Today’s topic is all about generating, ideally positive reviews for your business. As well as what do you do when a negative review comes in or someone submits something to the Better Business Bureau or puts in a formal complaint?

When I look at the whole process of review generation such as asking your customers for reviews, it can often be a pretty messy process. But I’m going to give you some strategies as to how you can legally and ethically generate these reviews, including what you can do if something comes in that just isn’t favorable, which definitely is going to happen.

Let’s first look at and focus on generating reviews. Basically, this should be one of those processes and systems that you just have in your daily and weekly routine for yourself and for your staff. I would highly suggest you get some kind of software tool to really help facilitate this. We’ve actually built our own software tool, but there are plenty of software tools, like, for example. Actually, it really depends on the type of business that you’re in and I guess how robust you would like these reviews to come in. There are some software tools, one of which is called SoTellUs that really focuses more on trying to generate video reviews. So again, there’s a lot of review generation tools and software programs. The reason that I like to use a tool is it just takes it from having to be a chore, and from having to be this full-blown process to just being a little bit more streamlined within a tool.

So that’s step one is you want to get a tool and then you want to build it into your systems and processes so that ideally this is being done weekly or monthly, depending on the volume of the number of customers that you have. If you’re in a high-turn business where you’re dealing with new customers daily, then you probably want to be doing this once or twice a week. However, if you’re only bringing in a handful of new customers once a month, you’d be doing this once a month. So it kind of really depends on the nature of your local business.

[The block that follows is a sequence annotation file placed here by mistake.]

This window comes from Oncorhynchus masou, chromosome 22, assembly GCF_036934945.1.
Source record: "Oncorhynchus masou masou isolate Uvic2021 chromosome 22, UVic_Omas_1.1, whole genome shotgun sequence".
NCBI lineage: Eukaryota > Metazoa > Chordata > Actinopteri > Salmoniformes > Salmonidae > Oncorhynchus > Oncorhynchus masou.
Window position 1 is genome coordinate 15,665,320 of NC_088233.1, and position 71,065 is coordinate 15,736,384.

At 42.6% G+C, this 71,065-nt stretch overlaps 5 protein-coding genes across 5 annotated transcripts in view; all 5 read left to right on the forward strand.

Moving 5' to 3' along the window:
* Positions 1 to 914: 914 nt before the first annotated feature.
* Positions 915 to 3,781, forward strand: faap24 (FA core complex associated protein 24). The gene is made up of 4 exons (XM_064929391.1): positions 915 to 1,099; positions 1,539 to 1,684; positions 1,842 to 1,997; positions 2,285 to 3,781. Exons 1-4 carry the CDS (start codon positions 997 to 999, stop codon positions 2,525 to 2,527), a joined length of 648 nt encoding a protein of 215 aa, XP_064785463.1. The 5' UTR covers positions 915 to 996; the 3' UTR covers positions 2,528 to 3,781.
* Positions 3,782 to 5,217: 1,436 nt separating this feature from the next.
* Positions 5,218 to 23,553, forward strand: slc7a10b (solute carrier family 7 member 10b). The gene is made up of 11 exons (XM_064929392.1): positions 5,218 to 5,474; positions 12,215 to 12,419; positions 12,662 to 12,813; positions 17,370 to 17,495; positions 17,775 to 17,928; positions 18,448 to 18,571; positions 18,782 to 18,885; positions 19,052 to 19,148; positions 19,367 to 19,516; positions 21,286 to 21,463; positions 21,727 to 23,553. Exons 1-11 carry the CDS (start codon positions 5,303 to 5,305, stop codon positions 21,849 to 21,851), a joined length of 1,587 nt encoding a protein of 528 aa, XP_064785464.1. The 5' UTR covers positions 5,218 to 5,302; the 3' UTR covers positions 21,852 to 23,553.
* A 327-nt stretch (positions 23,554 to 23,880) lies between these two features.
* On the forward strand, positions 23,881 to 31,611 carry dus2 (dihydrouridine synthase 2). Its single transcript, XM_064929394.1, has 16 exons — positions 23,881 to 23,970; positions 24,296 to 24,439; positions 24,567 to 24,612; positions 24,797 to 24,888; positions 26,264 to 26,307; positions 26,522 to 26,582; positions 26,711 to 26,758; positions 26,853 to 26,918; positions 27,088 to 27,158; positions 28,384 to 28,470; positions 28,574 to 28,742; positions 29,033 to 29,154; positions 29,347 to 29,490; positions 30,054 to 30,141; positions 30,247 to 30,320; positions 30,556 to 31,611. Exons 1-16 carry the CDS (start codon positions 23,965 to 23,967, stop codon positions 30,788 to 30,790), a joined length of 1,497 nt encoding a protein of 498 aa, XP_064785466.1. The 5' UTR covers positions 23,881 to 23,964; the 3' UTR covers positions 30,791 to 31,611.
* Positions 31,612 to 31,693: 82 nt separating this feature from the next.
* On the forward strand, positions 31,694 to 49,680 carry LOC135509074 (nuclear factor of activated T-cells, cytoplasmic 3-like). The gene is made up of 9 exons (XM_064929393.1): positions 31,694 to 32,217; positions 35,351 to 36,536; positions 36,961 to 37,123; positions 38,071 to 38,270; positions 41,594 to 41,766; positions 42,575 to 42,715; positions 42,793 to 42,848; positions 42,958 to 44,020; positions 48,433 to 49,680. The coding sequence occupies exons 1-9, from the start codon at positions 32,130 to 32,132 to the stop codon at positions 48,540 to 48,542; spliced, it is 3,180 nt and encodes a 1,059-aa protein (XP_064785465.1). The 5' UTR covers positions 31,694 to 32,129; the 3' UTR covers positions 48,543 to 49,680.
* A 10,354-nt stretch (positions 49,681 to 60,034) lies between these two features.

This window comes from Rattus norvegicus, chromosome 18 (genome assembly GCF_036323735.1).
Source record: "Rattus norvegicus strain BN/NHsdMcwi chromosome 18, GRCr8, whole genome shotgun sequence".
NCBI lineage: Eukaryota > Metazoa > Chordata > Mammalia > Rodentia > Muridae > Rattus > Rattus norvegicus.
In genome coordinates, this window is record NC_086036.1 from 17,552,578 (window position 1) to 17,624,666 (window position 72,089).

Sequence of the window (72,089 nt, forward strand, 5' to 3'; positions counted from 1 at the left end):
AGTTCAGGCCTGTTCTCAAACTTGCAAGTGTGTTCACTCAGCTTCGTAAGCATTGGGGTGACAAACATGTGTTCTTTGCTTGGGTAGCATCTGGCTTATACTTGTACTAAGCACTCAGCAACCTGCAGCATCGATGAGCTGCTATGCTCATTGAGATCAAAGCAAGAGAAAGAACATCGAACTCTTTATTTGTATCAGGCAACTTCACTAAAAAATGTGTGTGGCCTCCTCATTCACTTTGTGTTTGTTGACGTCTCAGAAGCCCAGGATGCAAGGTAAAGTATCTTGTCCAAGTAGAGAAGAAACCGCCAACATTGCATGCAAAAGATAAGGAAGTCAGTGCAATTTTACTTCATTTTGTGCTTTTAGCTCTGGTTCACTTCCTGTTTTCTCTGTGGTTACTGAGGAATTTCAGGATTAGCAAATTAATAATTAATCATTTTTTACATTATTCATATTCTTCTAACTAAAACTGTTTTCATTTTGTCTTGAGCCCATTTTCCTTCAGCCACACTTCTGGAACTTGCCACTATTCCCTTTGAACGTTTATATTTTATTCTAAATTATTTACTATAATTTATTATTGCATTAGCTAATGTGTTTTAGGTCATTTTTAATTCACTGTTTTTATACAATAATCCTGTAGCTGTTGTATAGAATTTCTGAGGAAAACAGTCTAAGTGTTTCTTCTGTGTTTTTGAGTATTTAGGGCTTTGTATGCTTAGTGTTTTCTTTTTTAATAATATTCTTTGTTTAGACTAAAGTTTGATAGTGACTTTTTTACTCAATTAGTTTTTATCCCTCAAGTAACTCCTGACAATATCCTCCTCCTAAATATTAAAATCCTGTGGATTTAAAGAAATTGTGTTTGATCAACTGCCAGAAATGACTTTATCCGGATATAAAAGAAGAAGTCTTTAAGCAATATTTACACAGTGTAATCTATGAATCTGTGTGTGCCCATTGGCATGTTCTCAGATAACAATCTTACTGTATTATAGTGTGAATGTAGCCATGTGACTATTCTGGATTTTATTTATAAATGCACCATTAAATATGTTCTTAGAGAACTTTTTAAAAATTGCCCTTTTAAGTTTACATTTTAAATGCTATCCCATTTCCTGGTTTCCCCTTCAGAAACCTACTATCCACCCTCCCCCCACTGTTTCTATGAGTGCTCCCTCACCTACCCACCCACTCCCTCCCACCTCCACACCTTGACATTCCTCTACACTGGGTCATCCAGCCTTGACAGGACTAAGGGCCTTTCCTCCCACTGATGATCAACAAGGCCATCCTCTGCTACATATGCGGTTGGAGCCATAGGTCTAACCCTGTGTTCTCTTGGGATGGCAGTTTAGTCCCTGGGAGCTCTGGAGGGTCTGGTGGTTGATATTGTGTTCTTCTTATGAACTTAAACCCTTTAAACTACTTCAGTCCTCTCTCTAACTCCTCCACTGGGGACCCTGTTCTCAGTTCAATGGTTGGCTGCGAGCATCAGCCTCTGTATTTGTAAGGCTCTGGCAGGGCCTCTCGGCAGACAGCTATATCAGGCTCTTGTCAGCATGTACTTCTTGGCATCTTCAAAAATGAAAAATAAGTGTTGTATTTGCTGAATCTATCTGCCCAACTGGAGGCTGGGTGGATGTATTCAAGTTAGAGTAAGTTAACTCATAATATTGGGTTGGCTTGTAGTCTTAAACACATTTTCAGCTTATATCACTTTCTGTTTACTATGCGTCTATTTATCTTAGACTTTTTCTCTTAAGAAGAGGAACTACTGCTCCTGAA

From there, and with the software tools, the thing that you have to keep in mind — this is where a lot of local businesses get themselves in trouble — is that they have something in writing that says “if you leave us a positive review, we are going to give you x”. That basically goes against all the different terms of services and such for the different tools like Google, Facebook reviews, Yahoo, Yelp, etc. You cannot incentivize someone to leave a positive review—the keyword there is incentivize.

Now, if I were to tell you, are people doing this day in and day out? The short answer is yes. So I will give you some more notes and things like that around this. The thing that I want you to look at is you can definitely encourage people to leave reviews. I would start asking for reviews. I would put things up on your website that makes it easy for them to leave reviews. If you have that software tool, they can click on it and easily leave a review. I want to make sure that you get into the habit of asking, and what you want to do with asking is, simply say “we’d love to hear about your experience”. As long as you’re not putting it out there that “leave us a five-star review” where you’re basically subliminally telling them, “if you had a positive experience, you better tell us about it. And if not, we really don’t want to hear about it.” As long as you’re being neutral and you’re following the different terms of service, then you’re as good as gold. And you can make it easy, so you can have different links and things like that so that people can easily do that.

As long as you’re not insinuating that they have to do something in order to get rewarded, then you’re fine. Now, what I do encourage you to do though, is everyone that leaves a review, again, you want to make sure that you’re not putting “leave us a five-star review”. Once a month, you can put them in a drawing for a gift card to your business — you can do a gift card to Amazon or whatever else you’d like to do. So it simply would be saying, “leave us a review”. And you want to be driving them to the platform that you would prefer the review on.